Bringing Your Bookish Event to Life with Themed Activities

Updated: Mar 4


The most important element of a book-inspired event is not the theme, the decorations, or even the cute food. When you are hosting an event that is meant to take place in another world – like a Harry Potter party or an Alice in Wonderland tea – the REAL reason your guests will feel like they’ve actually traveled into a story is the things that you DO during the party.


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Imagine that you’re the guest, and you arrive at this hypothetical Harry Potter party in your house robes, clutching your wand. In that moment between when you ring the doorbell and your host opens the door, you will have a moment of panic/hope, where your brain says, “ooh, I hope this is good! But what if it isn’t?” That Potterhead fan deep inside you really wants that door to open onto Hogwarts.


If this event turns out to be just a normal get-together at a friend’s house, where everyone stands around eating, drinking and chatting, that’s … fine … but it’s certainly not the enchanted evening your secret internal book nerd was hoping for.


But … if you have to give a password to the Fat Lady to enter the house, then you sit on a stool in the front hall with the Sorting Hat on your head and hear someone call out your house, then they hand you a Marauder’s Map of the house and you see that “classes” are set up in each room, so you go to the dungeon and make potions, then you go to Divination and have your tea leaves read, then you go to Charms and make a fancy wand with a dowel and hot glue and paint, then you go to History of Magic which is actually a Harry Potter trivia game with all the other guests … you will have a spectacular time, and you’ll remember that party forever.




The secret to hosting a really thrilling immersive event is to plan some themed activities throughout the party. Getting your guests up out of their seats and interacting with each other in a fun way that references back to the original book or story is the key.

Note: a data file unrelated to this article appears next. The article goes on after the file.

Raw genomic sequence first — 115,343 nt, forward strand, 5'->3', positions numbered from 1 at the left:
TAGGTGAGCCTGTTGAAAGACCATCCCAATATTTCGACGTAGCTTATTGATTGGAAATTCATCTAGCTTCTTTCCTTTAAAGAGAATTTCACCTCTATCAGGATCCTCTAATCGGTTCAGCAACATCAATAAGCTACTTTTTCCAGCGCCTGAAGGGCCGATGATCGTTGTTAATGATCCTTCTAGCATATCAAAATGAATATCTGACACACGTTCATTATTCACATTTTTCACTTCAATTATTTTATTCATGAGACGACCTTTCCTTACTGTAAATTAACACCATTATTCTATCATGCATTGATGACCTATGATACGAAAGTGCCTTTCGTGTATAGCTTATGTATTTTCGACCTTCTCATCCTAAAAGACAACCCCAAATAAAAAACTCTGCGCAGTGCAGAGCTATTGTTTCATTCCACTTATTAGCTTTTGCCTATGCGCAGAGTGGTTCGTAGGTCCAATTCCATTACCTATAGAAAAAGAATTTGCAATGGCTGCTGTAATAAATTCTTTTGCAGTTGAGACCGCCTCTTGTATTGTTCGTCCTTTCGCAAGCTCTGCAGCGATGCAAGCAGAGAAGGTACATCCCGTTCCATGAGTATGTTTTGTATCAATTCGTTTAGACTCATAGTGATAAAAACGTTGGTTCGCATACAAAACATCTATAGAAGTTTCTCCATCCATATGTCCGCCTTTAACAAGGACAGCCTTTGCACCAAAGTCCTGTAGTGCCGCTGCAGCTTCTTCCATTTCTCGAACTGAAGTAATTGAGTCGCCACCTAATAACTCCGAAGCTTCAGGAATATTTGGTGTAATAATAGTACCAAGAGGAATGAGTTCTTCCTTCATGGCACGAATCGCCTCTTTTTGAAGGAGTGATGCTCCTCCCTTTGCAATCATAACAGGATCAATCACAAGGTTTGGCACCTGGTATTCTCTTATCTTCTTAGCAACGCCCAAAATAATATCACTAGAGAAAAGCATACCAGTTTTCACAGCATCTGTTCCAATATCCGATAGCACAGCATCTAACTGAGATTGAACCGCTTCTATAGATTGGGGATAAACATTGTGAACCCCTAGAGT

Now, some books/movies/stories don’t have specific activities written into them, while others are FULL of potential activities that you can use – I mean seriously, I can go on for ten more minutes just listing off more Harry Potter activities, like playing Quidditch, learning martial arts “defense against the dark arts”, having a spell duel, having a triwizard tournament – honestly, it’s endless. But let’s say I sit down to plan a Twilight themed event …. Well, the ideas don’t really come cascading out.







But, never fear … there are some easy basic activities that you can customize for any theme or fandom, and I’m going to explain to you how it’s done.


This list I’m going to give you will be a sort of template, or fill-in-the-blank for you to use to plan engaging activities for any themed event.


The three basic activities that are always a hit at parties are:

  1. A themed game

  2. A hands-on craft

  3. A trivia contest


You can do one, two or all three, depending on the ages of your guests and how much space and time you have. You know, if you’re throwing a Downton Abbey tea party for your grandmothers and great aunts, they may prefer to skip the game, or if your group is made up of all small children, then the trivia contest might not be right for them … but this is a solid place to start. Think about what your guests would enjoy doing, then just customize these basic ideas to your favorite theme, and your immersive event is ready to impress your guests. And of course, you can add any additional activities beyond these three that sound fun to you.


Let’s take a Jane Austen book as an example. Pride and Prejudice, Sense and Sensibility … any of her books will do since the settings are so similar. Start to think about the Regency-era atmosphere of the books, and the sort of quintessential, often-repeated situations that her characters find themselves in, and your brain will start to percolate with ideas to tailor those three basic activities to feel like they’re taking place in a Jane Austen novel.


For example, for a craft, you and your guests could make a little floral nosegay, where you wrap a paper doily into a cone and add some flowers and ribbon. That’s feminine and dainty, totally something you can imagine characters from these novels carrying around, and it’s easy to find the materials, simple to create, and they can take it home with them as a favor.